Making a change isn’t always easy! I’m sure I’ve already mentioned that I didn’t transition to a wfpb eating lifestyle. But not everyone chooses to jump straight in with both feet. Some choose to transition over time – it’s a personal choice. Some may choose to cut out meat while still eating dairy products. Others might choose to eat wfpb a few days each week or a few meals each week meat and dairy free. Some may choose to eat wfpb but still use oil and salt. For myself, I didn’t trust myself to transition, but however you decide to make the change will be right for you. I fully embraced wfpbnons (whole food plant based no oil no sugar) and have reaped the health benefits for doing so. I haven’t felt this good in so many years.
I recently spent a few days with my sister. Originally we started eating wfpb around the same time. She was off work at the time and we started the 21 day challenge, sharing the meal prep and cooking which certainlly made it easier. Since then my sister returned to work (she is a carer and has worked all through the lock down) working long hours with few days off, she has found it very difficult to maintain wfpb because of the lack of time to devote to preparing and cooking. During the few days we spent together, we prepared and cooked meals, sufficient to keep her going for a week. Four days in she admitted to feeling better, apart from what we call ‘brain fog’. Now, I’m not going to lie, going from eating a typical western diet to wfpb can result in some side effects/withdrawal symptoms. I remember having a headache for about 5 days and mild stomach pains and bloating for three weeks. As I’ve stated in previous posts, I also felt the benefits of this change immediately – no acid reflux from day one, reduced pain in my fingers and knees from day 3 and pain gone totally within 3 weeks. I don’t have numbers relating to blood pressure, cholesterol and other markers considered by health professionals to signify good health etc. but there are many testimonials out there relating to people reducing their meds or coming off medication altogether. Plants are amazing. Everyone is different of course and individual experiences will be different. All I can tell you is eating wfpbnons is the best thing I have ever done for me.
While with my sister, conversation inevitably turned to health and weight loss. We’ve both been overweight at different times in our lives. We talked about how our weight had impacted on us and how it made us feel. I know for certain being overweight destroyed my self confidence and I had very low self esteem. I know feeling this way prevented me achieving my full potential. I couldn’t rise above how being overweight made me feel – I not only judged myself but felt judged by others. My sister recognises she uses long cardigans as a way of making herself feel better about her weight. Believing that it hides her lumps and bumps – almost like camouflage!
That comment resonated with me as I have used cardigans, jackets and coats to ‘hide’ myself. Using these items like a security blanket! I can honestly say since turning to the wfpb lifestyle, I am feeling much more confident as well as being much healthier.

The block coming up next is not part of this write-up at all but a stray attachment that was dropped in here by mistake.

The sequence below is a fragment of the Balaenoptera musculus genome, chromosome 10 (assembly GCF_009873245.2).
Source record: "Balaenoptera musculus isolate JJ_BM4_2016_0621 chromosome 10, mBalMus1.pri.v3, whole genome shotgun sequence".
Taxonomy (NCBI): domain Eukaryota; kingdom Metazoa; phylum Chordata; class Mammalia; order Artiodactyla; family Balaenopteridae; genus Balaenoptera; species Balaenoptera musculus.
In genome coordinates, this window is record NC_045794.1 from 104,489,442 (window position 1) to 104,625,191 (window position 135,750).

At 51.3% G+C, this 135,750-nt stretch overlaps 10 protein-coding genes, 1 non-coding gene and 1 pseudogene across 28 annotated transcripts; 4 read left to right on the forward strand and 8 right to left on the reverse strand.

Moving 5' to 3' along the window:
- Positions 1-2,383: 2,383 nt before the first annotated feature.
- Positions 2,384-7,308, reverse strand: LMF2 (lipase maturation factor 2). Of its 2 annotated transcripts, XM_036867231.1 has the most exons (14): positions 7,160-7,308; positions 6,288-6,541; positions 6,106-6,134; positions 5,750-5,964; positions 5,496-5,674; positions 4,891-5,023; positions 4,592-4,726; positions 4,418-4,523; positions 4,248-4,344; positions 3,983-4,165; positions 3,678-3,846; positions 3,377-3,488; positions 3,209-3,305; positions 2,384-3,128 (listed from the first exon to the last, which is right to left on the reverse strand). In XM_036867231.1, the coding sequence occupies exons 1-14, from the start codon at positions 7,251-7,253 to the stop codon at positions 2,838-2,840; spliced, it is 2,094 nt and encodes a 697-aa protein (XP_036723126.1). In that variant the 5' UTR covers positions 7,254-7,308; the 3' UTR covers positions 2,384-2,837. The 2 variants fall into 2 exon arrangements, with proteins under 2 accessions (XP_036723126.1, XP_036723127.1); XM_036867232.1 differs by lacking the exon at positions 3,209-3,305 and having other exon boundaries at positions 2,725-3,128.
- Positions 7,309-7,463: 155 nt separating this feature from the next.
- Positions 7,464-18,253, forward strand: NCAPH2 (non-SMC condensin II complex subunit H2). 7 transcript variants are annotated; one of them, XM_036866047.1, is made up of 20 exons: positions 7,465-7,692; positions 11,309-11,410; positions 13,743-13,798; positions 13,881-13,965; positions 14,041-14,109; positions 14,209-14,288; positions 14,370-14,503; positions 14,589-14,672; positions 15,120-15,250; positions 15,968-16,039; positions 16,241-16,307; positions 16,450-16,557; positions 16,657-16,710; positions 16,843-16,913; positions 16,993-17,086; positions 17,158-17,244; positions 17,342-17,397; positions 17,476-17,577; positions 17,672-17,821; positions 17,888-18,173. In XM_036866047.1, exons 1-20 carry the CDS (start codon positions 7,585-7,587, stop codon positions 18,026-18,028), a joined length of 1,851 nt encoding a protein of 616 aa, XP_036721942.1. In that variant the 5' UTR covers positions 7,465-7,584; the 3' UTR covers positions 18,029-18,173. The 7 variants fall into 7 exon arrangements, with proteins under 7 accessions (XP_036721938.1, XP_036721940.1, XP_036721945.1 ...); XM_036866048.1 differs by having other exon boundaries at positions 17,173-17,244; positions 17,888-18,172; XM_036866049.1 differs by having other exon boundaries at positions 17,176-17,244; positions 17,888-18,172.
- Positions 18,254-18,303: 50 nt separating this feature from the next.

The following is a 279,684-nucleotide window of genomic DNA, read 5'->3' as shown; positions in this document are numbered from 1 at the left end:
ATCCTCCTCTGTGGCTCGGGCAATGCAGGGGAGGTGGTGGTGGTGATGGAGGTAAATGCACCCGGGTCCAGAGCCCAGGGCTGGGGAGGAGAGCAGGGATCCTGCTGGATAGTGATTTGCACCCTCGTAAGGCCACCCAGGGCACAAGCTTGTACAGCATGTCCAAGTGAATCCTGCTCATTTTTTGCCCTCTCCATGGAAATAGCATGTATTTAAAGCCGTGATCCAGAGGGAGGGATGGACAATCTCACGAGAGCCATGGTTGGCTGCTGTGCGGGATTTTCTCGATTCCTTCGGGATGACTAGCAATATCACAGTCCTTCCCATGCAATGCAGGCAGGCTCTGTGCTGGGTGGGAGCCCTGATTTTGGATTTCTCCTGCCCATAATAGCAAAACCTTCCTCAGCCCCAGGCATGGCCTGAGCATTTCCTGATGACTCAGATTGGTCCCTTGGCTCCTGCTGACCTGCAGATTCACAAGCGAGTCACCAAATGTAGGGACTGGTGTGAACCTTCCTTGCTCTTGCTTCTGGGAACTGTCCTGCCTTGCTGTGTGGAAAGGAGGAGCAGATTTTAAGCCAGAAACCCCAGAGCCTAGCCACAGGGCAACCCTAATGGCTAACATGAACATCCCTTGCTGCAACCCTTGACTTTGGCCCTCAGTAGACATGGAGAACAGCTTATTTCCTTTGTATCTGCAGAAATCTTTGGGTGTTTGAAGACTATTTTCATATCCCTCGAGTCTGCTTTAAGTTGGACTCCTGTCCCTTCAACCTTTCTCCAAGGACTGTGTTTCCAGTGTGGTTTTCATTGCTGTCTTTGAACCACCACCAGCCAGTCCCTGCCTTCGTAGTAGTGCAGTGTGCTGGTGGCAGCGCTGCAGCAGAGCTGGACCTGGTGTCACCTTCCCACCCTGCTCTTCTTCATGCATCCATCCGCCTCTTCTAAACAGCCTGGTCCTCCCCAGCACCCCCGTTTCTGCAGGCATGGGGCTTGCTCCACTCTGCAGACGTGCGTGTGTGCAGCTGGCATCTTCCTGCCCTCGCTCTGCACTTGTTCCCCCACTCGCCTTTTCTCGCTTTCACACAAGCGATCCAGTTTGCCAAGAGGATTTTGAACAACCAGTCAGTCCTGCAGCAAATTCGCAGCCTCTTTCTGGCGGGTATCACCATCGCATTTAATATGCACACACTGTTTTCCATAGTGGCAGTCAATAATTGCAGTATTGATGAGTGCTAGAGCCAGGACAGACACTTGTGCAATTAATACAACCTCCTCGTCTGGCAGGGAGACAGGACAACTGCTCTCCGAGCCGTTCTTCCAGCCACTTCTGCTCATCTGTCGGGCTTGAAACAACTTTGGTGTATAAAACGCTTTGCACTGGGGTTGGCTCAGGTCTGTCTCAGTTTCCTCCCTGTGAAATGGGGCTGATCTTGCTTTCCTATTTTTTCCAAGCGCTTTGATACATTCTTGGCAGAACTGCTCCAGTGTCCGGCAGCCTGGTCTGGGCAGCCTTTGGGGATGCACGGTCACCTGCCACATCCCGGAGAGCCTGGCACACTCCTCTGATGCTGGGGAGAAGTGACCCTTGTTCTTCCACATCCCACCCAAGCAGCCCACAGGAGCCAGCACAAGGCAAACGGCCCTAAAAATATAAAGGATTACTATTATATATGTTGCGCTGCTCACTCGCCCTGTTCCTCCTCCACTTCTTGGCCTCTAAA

Code Blue – what your doctor doesn’t know will shock you!
Had to share this with you. I’ve just listened to a podcast featuring Dr. Saray Stancic (Producer of the documentary ‘Code Blue’) who was diagnosed with Multiple Sclerosis at age 28. Her doctor told her she’d be in a wheelchair by age 40. Twenty five years later, she takes no medication and is largely symptom free after embracing lifestyle medicine as a patient and as a practitioner. Her journey is highlighted in the recently released documentary Code Blue, directed by Marcia Machado. The film dives deep into the problems with the current health care system, from medical school curricula to the influence of Big Pharma and features experts such as David Katz, MD, Neal Barnard, MD, and T. Colin Campbell, PhD. While undergoing a traditional approach to MS, Stancic stumbled upon an article touting the benefits of blueberries for MS patients. From there she researched how nutrition affects disease outcomes. The big question here being, why is nutrition not given more emphasis in medical professional training, while lifestyle including healthy nutrition has such an amazing impact on our health and wellbeing.
Dr. Stancic also talks about a lifestyle medicine wheel consisting of 6 spokes: Follow a whole-food plant-based diet; physical activity; stress management; effective sleep hygiene; avoidance of tobacco and reduction or elimination of alcohol; and the importance of social connectedness. Each of these are important. I am yet to embrace physical activity! Stress management and effective sleep hygiene are also work in progress – but improving. Social connectedness has been a challenge during this pandemic lock down but we have still been able to connect via the wonders of technology. We have recently been able to meet friends and family again – laughter and support also being great medicine!
A Few Top Tips – to help cooking a little easier. Remember Google has lots of information to help adjusting to wfpb
- Use water or vegetable broth to saute instead of oil
- Use unsweetened apple sauce instead of eggs in muffins, cakes etc.
- Roast vegetables on parchment paper – no oil necessarily
- An air fryer is perfect for cooking chips, wedges and fries – no oil needed
If you are thinking about changing your diet, I hope I have given you some food for thought! There is such a huge amount of information out there to aid you in whatever you choose to do. Please comment if you found this post useful. Ask me anything regarding wfpb – not that I’m an expert at all, but if I can help, I will.